Thomas jefferson and sally hemings an american controversy pdf
When Annette Gordon-Reed's groundbreaking study was first published, rumors of Thomas Jefferson's sexual involvement with his slave Sally Hemings had circulated for two centuries. Among all aspects of Jefferson's renowned life, it was perhaps the most hotly contested topic. The publication of Thomas Jefferson and Sally Hemings intensified this debate by identifying glaring inconsistencies in many noted scholars' evaluations of the existing evidence. In this study, Gordon-Reed assembles a fascinating and convincing argument: not that the alleged thirty-eight-year liaison necessarily took place but rather that the evidence for its taking place has been denied a fair hearing. Friends of Jefferson sought to debunk the Hemings story as early as , and most subsequent historians and biographers followed suit, finding the affair unthinkable based upon their view of Jefferson's life, character, and beliefs. Gordon-Reed responds to these critics by pointing out numerous errors and prejudices in their writings, ranging from inaccurate citations, to impossible time lines, to virtual exclusions of evidence—especially evidence concerning the Hemings family. She demonstrates how these scholars may have been misguided by their own biases and may even have tailored evidence to serve and preserve their opinions of Jefferson.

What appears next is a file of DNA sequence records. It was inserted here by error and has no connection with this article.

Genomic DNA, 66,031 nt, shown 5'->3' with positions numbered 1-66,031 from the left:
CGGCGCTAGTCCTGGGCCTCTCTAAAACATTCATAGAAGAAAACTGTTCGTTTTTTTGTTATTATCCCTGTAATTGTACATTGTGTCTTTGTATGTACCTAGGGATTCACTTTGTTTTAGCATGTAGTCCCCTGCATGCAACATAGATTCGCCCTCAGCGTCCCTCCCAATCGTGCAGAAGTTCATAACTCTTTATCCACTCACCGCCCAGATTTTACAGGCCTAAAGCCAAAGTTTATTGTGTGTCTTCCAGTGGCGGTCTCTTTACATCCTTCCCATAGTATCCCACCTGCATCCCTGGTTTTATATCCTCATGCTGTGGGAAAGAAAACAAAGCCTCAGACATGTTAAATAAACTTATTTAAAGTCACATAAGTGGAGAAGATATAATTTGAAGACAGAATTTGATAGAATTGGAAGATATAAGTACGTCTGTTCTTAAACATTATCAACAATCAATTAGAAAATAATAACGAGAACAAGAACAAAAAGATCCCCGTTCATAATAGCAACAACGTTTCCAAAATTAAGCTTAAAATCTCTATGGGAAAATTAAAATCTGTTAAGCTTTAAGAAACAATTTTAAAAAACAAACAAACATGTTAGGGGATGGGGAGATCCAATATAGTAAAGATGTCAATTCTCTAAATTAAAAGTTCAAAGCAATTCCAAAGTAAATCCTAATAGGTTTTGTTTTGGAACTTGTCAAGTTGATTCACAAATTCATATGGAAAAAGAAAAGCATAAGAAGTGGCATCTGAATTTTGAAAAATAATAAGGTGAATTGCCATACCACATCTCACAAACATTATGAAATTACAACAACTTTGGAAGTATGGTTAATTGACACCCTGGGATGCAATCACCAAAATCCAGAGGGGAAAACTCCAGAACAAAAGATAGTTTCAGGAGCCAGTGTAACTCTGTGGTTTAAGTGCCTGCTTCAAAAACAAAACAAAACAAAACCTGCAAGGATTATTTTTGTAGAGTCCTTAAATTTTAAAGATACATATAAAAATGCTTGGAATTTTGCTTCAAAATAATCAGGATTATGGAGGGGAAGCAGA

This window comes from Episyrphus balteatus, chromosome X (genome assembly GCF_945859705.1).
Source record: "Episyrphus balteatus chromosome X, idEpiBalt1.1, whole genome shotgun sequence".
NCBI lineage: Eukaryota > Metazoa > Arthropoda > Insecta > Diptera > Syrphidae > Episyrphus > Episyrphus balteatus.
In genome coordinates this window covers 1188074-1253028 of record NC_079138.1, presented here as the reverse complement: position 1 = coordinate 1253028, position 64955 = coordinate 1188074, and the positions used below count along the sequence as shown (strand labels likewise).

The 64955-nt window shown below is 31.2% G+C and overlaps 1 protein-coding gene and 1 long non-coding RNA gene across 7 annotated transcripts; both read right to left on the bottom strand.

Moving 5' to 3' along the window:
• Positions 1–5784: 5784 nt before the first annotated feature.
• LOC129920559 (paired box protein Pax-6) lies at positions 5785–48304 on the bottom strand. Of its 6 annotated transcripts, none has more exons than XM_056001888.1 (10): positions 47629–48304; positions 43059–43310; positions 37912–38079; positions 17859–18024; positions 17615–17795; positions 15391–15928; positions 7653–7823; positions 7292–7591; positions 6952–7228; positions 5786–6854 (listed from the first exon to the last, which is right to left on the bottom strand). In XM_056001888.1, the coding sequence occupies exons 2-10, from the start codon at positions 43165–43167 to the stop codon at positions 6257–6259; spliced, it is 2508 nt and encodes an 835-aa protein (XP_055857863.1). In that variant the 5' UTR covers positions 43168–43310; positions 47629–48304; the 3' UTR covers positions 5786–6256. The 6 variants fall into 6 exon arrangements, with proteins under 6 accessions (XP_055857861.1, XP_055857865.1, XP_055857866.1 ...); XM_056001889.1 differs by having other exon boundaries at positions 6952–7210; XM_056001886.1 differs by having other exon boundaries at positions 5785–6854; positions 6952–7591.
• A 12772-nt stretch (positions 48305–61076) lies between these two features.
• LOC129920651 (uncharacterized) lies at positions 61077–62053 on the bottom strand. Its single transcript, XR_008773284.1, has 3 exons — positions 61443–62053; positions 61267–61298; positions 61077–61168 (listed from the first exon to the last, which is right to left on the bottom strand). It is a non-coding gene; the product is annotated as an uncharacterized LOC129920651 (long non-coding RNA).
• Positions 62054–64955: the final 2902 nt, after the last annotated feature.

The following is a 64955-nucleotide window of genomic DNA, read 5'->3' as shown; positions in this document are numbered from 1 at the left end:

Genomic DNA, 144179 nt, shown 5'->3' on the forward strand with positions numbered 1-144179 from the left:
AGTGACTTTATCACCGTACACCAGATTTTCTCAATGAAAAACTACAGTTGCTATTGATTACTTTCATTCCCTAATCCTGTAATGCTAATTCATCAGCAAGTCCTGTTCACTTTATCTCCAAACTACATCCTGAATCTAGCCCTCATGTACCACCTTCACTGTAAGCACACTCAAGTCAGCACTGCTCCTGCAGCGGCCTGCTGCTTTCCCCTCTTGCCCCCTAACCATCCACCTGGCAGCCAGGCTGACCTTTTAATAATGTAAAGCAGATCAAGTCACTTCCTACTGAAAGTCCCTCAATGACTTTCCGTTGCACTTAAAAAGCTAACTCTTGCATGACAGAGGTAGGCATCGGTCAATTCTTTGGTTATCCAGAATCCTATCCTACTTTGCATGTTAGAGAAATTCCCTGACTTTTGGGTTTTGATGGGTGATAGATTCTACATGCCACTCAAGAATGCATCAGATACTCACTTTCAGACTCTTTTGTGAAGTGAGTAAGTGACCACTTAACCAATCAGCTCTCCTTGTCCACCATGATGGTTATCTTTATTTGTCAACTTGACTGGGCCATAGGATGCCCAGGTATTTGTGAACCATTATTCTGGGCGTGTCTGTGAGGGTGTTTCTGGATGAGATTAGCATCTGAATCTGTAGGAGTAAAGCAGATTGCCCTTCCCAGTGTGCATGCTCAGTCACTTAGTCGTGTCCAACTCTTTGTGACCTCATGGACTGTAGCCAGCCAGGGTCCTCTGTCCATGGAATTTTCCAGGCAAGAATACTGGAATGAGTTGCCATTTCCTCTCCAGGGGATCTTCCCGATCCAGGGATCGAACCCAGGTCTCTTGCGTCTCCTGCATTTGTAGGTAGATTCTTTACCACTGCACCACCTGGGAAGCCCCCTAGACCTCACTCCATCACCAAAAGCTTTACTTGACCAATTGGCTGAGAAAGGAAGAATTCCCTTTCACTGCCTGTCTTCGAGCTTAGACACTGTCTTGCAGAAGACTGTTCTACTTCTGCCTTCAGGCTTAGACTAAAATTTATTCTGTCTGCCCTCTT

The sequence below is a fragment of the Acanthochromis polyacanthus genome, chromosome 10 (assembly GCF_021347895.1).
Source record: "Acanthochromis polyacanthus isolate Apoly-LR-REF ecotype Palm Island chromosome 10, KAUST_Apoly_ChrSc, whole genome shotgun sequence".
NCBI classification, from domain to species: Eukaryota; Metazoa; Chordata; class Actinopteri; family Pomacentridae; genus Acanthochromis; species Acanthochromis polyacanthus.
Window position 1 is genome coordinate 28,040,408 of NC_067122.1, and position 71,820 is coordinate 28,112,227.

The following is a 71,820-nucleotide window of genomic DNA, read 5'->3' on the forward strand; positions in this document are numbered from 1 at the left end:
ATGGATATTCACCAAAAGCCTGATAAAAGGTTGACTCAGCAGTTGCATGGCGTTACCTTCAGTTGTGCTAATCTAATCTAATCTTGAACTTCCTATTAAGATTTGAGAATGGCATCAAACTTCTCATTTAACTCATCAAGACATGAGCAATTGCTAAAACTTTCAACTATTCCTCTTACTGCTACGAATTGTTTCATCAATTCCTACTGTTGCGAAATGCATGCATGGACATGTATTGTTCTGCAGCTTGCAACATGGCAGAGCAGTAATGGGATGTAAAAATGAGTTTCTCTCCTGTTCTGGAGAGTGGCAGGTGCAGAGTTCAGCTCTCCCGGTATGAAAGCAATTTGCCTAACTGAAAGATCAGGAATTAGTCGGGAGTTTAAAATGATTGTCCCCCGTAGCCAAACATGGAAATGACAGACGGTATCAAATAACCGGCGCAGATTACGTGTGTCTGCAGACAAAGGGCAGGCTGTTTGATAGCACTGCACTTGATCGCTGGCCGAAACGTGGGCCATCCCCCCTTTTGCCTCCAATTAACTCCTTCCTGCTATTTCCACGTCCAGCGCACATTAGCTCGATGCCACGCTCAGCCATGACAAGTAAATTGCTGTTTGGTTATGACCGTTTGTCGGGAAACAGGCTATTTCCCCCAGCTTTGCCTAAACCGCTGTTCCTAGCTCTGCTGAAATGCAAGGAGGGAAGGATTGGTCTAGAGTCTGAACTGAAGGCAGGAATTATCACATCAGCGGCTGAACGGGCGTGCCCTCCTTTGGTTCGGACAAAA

Kathleen M. Brown, Annette Gordon-Reed. Charlottesville: University Press of Virginia. Most users should sign in with their email address. If you originally registered with a username please use that to sign in. To purchase short term access, please sign in to your Oxford Academic account above. Don't already have an Oxford Academic account?
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President and then covered up by professional historians for almost years. Over fifteen years later, the film and the miniseries that eventually were produced have proved Gordon-Reed right. What attracted Hemings to Jefferson? Why would Jefferson give up the cosmopolitan artist Maria Cosway for a relationship with a slave? Why would Hemings leave France, where she was a free woman, to return to slavery in Virginia? Could a slave owner love a slave? Could a slave love her enslaver?